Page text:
Your hands are covered in germs. But don’t worry—so are my hands and the hands of most doctors, food workers, and dentists. Germs are the reason why the professionals I just mentioned typically wear gloves at work. Handwashing is essential and helpful, but sometimes an extra barrier is needed between hands and the things they touch.
Bare Hand Contact
Bare hand contact means touching ready-to-eat foods with bare hands. According to the FDA, bare hand contact can transfer dangerous pathogens from hands to food, spreading foodborne illness. In fact, bare hand contact with ready-to-eat foods is responsible for 30% of restaurant foodborne illness outbreaks. That’s quite a chunk. Bare hand contact is especially problematic with ready-to-eat foods because they are intended to be eaten without any additional washing or cooking. That’s why the FDA Food Code prohibits bare hand contact with ready-to-eat foods.
The FDA gives health departments the power to allow certain restaurants to practice bare hand contact in carefully controlled situations. The decision to grant that permission is up to the local regulatory authority. Otherwise, bare hand contact is a heath code violation.
Gloves and Utensils
To prevent bare hand contact, most food handlers wear gloves. Gloves never replace handwashing. Food workers and other professionals should wash their hands before putting on gloves to remove as many dangerous pathogens as possible. Inevitably, some food handlers will wash their hands and practice good hygiene better than others. Gloves provide an added barrier between any germs that might still be lurking on freshly washed hands or that might have been accidentally picked up by the food worker.
Gloves are a great solution for avoiding bare hand contact, but they can be inconvenient. For example, a cashier at a bakery might also be in charge of getting ready-to-eat food from a display case, and the extra time it would take to wash her hands and put on fresh gloves after every transaction would add up fast. When gloves are inconvenient, they can be substituted by utensils that employees use to handle food instead of touching it directly. Instead of gloves, food handlers can use tongs, deli tissue, or other utensils that allow the food handler to transport food without contaminating it.
In 2014, California passed a law that banned bare hand contact across the state. Many high-end sushi chefs protested, saying that bare hand contact is an integral part of the sushi art form. These chefs explained that they were trained to be meticulously clean and wash their hands constantly to maintain good hand hygiene. California authorities listened to the protest and changed the law to minimize bare hand contact instead of prohibiting it.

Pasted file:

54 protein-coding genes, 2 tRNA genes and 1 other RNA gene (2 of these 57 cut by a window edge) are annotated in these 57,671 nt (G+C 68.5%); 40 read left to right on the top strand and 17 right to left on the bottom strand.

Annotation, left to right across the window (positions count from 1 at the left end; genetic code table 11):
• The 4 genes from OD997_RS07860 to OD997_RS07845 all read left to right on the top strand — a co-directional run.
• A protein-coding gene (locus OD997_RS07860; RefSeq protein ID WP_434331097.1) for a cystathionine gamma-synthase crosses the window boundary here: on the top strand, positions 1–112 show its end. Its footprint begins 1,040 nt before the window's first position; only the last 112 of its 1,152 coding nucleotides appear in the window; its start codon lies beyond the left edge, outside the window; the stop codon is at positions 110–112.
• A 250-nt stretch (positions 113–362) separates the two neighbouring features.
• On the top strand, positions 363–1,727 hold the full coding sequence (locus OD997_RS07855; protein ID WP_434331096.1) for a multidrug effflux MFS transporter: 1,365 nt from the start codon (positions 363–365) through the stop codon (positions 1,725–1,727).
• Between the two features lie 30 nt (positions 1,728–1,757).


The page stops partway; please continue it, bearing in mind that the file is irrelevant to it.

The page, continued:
Most states that require gloves allow restaurants to get a variance for bare hand contact. Variances are individualized permission slips given to restaurants on a case-by-case basis. Variances can be given for a variety of food preparation reasons. They always require documentations showing that the establishment can deviate from the Food Code and still serve safe food. In the case of bare hand contact, restaurants are required to prove that food handlers practice hand hygiene to such a level that they can skip gloves in certain instances.
But not all health departments are willing to give out variances. When New York faced protests for banning bare hand contact, the health department responded by saying that if neurosurgeons could operate with gloves, so could sushi chefs. High-end sushi chefs and others in New York faced the choice to either comply with the food code or incur a violation for bare hand contact. Some chefs chose the violation.
Gloves as a Crutch
Gloves can be a helpful part of hand hygiene, but some food workers treat them like a cure-all. For example, food handlers can rely too heavily on gloves to prevent foodborne illness, neglecting other areas of hygiene and food safety that have a big an impact on the safety of the food they serve. If not used properly, gloves themselves can become contaminated and spread foodborne illness. Whether or not a restaurant uses gloves, the key to food safety in any food establishment is excellent food worker hygiene. Without that, no amount of gloves will keep food safe.
Food Safety Reminder
Frequent and thorough handwashing is a food worker’s best defense against the spread of foodborne illness. Wash hands before handling food, after handling raw meat, when switching tasks, and after performing any activity that could contaminate hands.